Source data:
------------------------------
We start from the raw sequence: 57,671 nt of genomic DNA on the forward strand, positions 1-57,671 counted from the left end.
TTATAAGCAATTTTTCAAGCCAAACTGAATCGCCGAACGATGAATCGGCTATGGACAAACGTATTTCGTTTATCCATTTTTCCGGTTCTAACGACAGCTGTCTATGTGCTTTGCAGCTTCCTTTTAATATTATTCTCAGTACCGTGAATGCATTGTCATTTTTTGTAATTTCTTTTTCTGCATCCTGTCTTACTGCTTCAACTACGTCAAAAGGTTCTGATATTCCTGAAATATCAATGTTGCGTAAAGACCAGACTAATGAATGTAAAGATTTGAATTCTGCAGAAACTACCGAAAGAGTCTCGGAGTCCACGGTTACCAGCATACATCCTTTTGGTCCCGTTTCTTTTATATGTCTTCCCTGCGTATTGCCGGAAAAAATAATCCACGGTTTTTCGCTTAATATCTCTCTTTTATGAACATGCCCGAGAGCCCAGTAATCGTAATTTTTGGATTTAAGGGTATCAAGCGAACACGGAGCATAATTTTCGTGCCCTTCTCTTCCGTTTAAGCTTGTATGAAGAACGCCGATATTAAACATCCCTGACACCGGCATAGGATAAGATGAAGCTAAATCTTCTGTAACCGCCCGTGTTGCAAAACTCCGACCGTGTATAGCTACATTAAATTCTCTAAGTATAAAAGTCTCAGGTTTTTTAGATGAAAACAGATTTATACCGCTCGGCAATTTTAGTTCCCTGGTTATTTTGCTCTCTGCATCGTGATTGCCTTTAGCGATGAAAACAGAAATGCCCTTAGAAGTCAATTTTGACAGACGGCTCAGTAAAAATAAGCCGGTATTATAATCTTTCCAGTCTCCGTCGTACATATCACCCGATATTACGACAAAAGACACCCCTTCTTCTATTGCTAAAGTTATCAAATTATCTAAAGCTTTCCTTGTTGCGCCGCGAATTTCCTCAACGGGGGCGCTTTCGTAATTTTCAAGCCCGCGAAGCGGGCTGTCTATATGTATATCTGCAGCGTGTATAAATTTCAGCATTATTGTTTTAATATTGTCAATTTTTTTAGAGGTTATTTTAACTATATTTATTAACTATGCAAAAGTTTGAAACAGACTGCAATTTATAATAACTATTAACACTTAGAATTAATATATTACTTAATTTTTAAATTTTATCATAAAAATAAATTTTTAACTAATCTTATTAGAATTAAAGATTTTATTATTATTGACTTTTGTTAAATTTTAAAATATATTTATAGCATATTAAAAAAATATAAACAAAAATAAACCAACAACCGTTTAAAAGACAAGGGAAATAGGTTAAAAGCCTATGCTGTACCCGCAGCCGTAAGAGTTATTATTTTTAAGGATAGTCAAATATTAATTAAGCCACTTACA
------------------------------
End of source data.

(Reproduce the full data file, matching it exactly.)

We start from the raw sequence: 57,671 nt of genomic DNA on the forward strand, positions 1-57,671 counted from the left end.
TTATAAGCAATTTTTCAAGCCAAACTGAATCGCCGAACGATGAATCGGCTATGGACAAACGTATTTCGTTTATCCATTTTTCCGGTTCTAACGACAGCTGTCTATGTGCTTTGCAGCTTCCTTTTAATATTATTCTCAGTACCGTGAATGCATTGTCATTTTTTGTAATTTCTTTTTCTGCATCCTGTCTTACTGCTTCAACTACGTCAAAAGGTTCTGATATTCCTGAAATATCAATGTTGCGTAAAGACCAGACTAATGAATGTAAAGATTTGAATTCTGCAGAAACTACCGAAAGAGTCTCGGAGTCCACGGTTACCAGCATACATCCTTTTGGTCCCGTTTCTTTTATATGTCTTCCCTGCGTATTGCCGGAAAAAATAATCCACGGTTTTTCGCTTAATATCTCTCTTTTATGAACATGCCCGAGAGCCCAGTAATCGTAATTTTTGGATTTAAGGGTATCAAGCGAACACGGAGCATAATTTTCGTGCCCTTCTCTTCCGTTTAAGCTTGTATGAAGAACGCCGATATTAAACATCCCTGACACCGGCATAGGATAAGATGAAGCTAAATCTTCTGTAACCGCCCGTGTTGCAAAACTCCGACCGTGTATAGCTACATTAAATTCTCTAAGTATAAAAGTCTCAGGTTTTTTAGATGAAAACAGATTTATACCGCTCGGCAATTTTAGTTCCCTGGTTATTTTGCTCTCTGCATCGTGATTGCCTTTAGCGATGAAAACAGAAATGCCCTTAGAAGTCAATTTTGACAGACGGCTCAGTAAAAATAAGCCGGTATTATAATCTTTCCAGTCTCCGTCGTACATATCACCCGATATTACGACAAAAGACACCCCTTCTTCTATTGCTAAAGTTATCAAATTATCTAAAGCTTTCCTTGTTGCGCCGCGAATTTCCTCAACGGGGGCGCTTTCGTAATTTTCAAGCCCGCGAAGCGGGCTGTCTATATGTATATCTGCAGCGTGTATAAATTTCAGCATTATTGTTTTAATATTGTCAATTTTTTTAGAGGTTATTTTAACTATATTTATTAACTATGCAAAAGTTTGAAACAGACTGCAATTTATAATAACTATTAACACTTAGAATTAATATATTACTTAATTTTTAAATTTTATCATAAAAATAAATTTTTAACTAATCTTATTAGAATTAAAGATTTTATTATTATTGACTTTTGTTAAATTTTAAAATATATTTATAGCATATTAAAAAAATATAAACAAAAATAAACCAACAACCGTTTAAAAGACAAGGGAAATAGGTTAAAAGCCTATGCTGTACCCGCAGCCGTAAGAGTTATTATTTTTAAGGATAGTCAAATATTAATTAAGCCACTTACA